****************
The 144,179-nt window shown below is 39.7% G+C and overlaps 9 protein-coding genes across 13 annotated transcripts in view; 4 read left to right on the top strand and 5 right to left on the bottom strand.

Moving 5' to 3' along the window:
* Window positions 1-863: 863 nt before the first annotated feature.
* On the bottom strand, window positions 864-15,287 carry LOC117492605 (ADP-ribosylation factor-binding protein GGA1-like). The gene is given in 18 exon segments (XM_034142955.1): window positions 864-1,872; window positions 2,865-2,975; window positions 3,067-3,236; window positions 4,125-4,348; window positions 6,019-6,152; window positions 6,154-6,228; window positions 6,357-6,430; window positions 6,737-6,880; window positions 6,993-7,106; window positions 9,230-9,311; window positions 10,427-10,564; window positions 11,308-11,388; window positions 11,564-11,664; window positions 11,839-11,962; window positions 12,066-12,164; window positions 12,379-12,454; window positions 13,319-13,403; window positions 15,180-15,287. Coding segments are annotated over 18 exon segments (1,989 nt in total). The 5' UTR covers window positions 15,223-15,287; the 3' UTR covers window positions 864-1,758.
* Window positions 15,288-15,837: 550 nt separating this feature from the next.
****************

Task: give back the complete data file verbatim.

The 144,179-nt window shown below is 39.7% G+C and overlaps 9 protein-coding genes across 13 annotated transcripts in view; 4 read left to right on the top strand and 5 right to left on the bottom strand.

Moving 5' to 3' along the window:
* Window positions 1-863: 863 nt before the first annotated feature.
* On the bottom strand, window positions 864-15,287 carry LOC117492605 (ADP-ribosylation factor-binding protein GGA1-like). The gene is given in 18 exon segments (XM_034142955.1): window positions 864-1,872; window positions 2,865-2,975; window positions 3,067-3,236; window positions 4,125-4,348; window positions 6,019-6,152; window positions 6,154-6,228; window positions 6,357-6,430; window positions 6,737-6,880; window positions 6,993-7,106; window positions 9,230-9,311; window positions 10,427-10,564; window positions 11,308-11,388; window positions 11,564-11,664; window positions 11,839-11,962; window positions 12,066-12,164; window positions 12,379-12,454; window positions 13,319-13,403; window positions 15,180-15,287. Coding segments are annotated over 18 exon segments (1,989 nt in total). The 5' UTR covers window positions 15,223-15,287; the 3' UTR covers window positions 864-1,758.
* Window positions 15,288-15,837: 550 nt separating this feature from the next.